Note: This report is available in pdf, word and easy-read formats
This blog post presents the story of a woman with Down Syndrome who initially was prevented from voting in Peruvian elections because of her intellectual disability but successfully won her right to vote. The article concludes by encouraging inclusive policies that support the participation of people with disabilities in political life
Note: This post is part of a blog series that reflects on The Open Society Foundations work to advance the rights of persons with disabilities around the world
"In this paper the author argues that outcome-based claims fail to justify the disfranchisement of minors and the mentally impaired"
APSA 2010 Annual Meeting Paper
"In a representational democracy, the process of selecting people to represent the electorate is critical. To accomplish this goal, it is crucial that elections be fair and accurate reflections of the decisions of the voters. However, a significant and relatively unacknowledged constituency, people with disabilities, faces a variety of barriers to full participation in the U.S. electoral democracy. Recent research has provided evidence that how people with disabilities vote is just as important as the physical barriers they face when casting their votes. This article presents an overview of the literature addressing issues that affect how people with disabilities vote, with an especial focus on the role of election officials as both facilitators and inhibitors of voting by people with disabilities"
Journal of Disability Policy Studies, Vol 20, No 2
"This report is the culmination of a six-month project...to address the rights and needs of displaced persons with disabilities, with a particular focus on women (including older women), children and youth. Based on field research in five refugee situations, as well as global desk research, the Women’s Commission sought to map existing services for displaced persons with disabilities, identify gaps and good practices and make recommendations on how to improve services, protection and participation for displaced persons with disabilities"
Listen to Our Stories highlights poetry, essays, interviews, songs, journal writing, letters, and pictures that tell the personal stories of young people with disabilities. The contributors are young girls and boys aged 5 to 21, from varied backgrounds, different talents and a range of disabilities. This website may be useful to anyone interested in personal life stories and experiences, written or told by children and young adults with disabilities
A global resource providing materials designed for working with young people (aged 10 - 24) in developing countries. The website includes; training materials, research tools, guidance on key programme areas and best practice, a database of recent resources and websites for youth. IYWG is a network of 10 NGOs, donors and cooperating agencies. The website is supported by the US Agency for International Development and the content is overseen by Family Health International
This issue of Early Childhood Matters presents a number of perspectives around children's transition from home environments to primary schooling and includes practical examples of initiatives in a number of countries, including the US, India, Uganda, Guatemala, Poland, Brazil and Israel. Articles look at transition and school readiness as a challenge and a learning opportunity rather than as a problem. In different contexts the emphasis of related early childhood programmes varies. The 'Parques Infantis' in Brazil focuses on children's rights, while in Guatemala and Uganda programmes reflect a need to promote local culture and support children learning the mainstream language. The Mississippi Delta Children's Partnership encourages interaction between pre-schools, primary schools and parents as a means to facilitate transition and supports school readiness through after-school programmes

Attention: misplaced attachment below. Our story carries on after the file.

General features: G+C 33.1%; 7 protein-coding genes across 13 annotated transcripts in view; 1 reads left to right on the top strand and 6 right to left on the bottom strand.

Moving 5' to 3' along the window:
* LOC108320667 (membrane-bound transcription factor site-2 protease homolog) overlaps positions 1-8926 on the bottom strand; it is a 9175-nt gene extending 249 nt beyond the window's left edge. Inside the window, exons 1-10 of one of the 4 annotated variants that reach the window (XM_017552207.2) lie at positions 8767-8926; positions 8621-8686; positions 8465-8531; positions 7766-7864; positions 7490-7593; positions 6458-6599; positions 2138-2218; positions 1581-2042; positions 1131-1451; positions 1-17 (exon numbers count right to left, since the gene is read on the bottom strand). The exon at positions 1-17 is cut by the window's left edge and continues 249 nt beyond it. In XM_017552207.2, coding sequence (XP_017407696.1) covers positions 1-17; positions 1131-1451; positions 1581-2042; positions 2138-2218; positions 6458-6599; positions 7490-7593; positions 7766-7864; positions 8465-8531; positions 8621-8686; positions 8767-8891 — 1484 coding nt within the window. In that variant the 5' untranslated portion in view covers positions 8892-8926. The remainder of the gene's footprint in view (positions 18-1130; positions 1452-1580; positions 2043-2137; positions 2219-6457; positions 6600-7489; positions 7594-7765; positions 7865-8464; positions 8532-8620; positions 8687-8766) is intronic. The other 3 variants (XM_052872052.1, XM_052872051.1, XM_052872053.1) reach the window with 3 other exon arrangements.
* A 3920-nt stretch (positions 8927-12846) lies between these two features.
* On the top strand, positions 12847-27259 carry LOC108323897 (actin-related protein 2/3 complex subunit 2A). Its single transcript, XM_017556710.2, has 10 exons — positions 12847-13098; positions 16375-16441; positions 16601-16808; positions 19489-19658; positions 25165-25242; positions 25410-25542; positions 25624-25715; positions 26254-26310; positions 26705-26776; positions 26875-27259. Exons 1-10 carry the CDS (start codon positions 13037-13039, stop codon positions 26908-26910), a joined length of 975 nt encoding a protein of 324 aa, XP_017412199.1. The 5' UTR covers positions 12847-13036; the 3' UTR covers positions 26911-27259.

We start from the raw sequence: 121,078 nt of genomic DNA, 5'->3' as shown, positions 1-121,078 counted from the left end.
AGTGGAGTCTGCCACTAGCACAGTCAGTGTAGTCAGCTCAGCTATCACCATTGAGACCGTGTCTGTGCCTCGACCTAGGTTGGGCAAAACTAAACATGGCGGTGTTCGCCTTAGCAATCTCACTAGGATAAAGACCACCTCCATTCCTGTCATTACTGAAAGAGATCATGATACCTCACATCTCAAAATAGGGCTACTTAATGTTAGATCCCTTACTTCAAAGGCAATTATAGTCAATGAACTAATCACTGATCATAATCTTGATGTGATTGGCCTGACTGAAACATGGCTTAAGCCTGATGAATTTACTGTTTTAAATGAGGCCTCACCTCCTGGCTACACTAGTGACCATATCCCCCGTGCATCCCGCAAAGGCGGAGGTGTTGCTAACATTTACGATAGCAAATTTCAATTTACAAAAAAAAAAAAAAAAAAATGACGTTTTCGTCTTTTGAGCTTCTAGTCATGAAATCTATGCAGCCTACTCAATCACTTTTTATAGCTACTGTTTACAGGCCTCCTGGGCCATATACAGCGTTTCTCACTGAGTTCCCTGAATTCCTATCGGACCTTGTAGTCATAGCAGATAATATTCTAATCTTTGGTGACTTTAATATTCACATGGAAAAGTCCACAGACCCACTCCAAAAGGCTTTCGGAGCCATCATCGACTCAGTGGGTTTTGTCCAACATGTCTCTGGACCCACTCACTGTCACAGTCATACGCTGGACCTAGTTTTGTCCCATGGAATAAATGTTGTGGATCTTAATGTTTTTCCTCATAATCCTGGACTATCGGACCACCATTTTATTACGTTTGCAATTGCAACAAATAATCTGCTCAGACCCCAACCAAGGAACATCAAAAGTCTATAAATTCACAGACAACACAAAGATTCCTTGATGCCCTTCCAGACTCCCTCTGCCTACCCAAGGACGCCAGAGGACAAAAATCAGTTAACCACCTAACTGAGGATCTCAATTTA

This paper explore the views of Southern civil society organisations (CSOs) on the issues of evidence-based policy engagement and came out of the Civil Society Partnerships Programme (CSPP). "During its first phase the CSPP conducted a series of consultative seminars and workshops in Africa, Asia and Latin America. The aim was to provide a forum for representatives from policy research institutions and non-governmental organisations (NGOs), as well as other stakeholders, to come together. Participants discussed the opportunities and challenges for CSOs when using evidence to inform policy, presented lessons and best practice in this area, shared experiences about ongoing activities and identified opportunities for collaborative work"
This is a report of a study, carried out in Nepal, India and Brazil, to develop a scale to measure (social) participation for use in rehabilitation, stigma reduction and social integration programmes. The report concludes that the Participation Scale is reliable and valid to measure client-perceived participation in people affected by leprosy or disability
This paper explores risk factors for participation restrictions experienced by people affected by leprosy. The objective was to develop a screening tool to identify individuals at risk. An initial round of qualitative fieldwork in eight centres in Nepal, India and Brazil identified 35 potential risk factors for participation restriction. This was further assessed through quantitative fieldwork in six centres in India and Brazil. In all, 264 individuals receiving leprosy treatment or rehabilitation services made a retrospective assessment of their status at time of diagnosis. Their level of participation restriction was assessed using the Participation Scale, and regression analysis identified risk factors for participation restriction. Four consolidated items were identified as the basis for a simple screening tool to identify individuals at risk: physical impact of leprosy, an emotional response to the diagnosis, female gender and having little or no education. Such a tool may form the basis for a screening and referral procedure to identify newly diagnosed individuals at risk of participation restrictions and the need of actions that may prevent such restrictions
Leprosy Review, Vol 76, Issue 4
This report provides an overview of the steps US federal government should take to include people with disabilities in emergency preparedness, disaster relief and homeland security program. Key recommendations are provided and offer examples of community efforts to take account of the needs of people with disabilities
Note: This report is also available in alternative formats on the National Council on Disability's (NCD) website: http://www.ncd.gov/
Source e-bulletin on Disability and Inclusion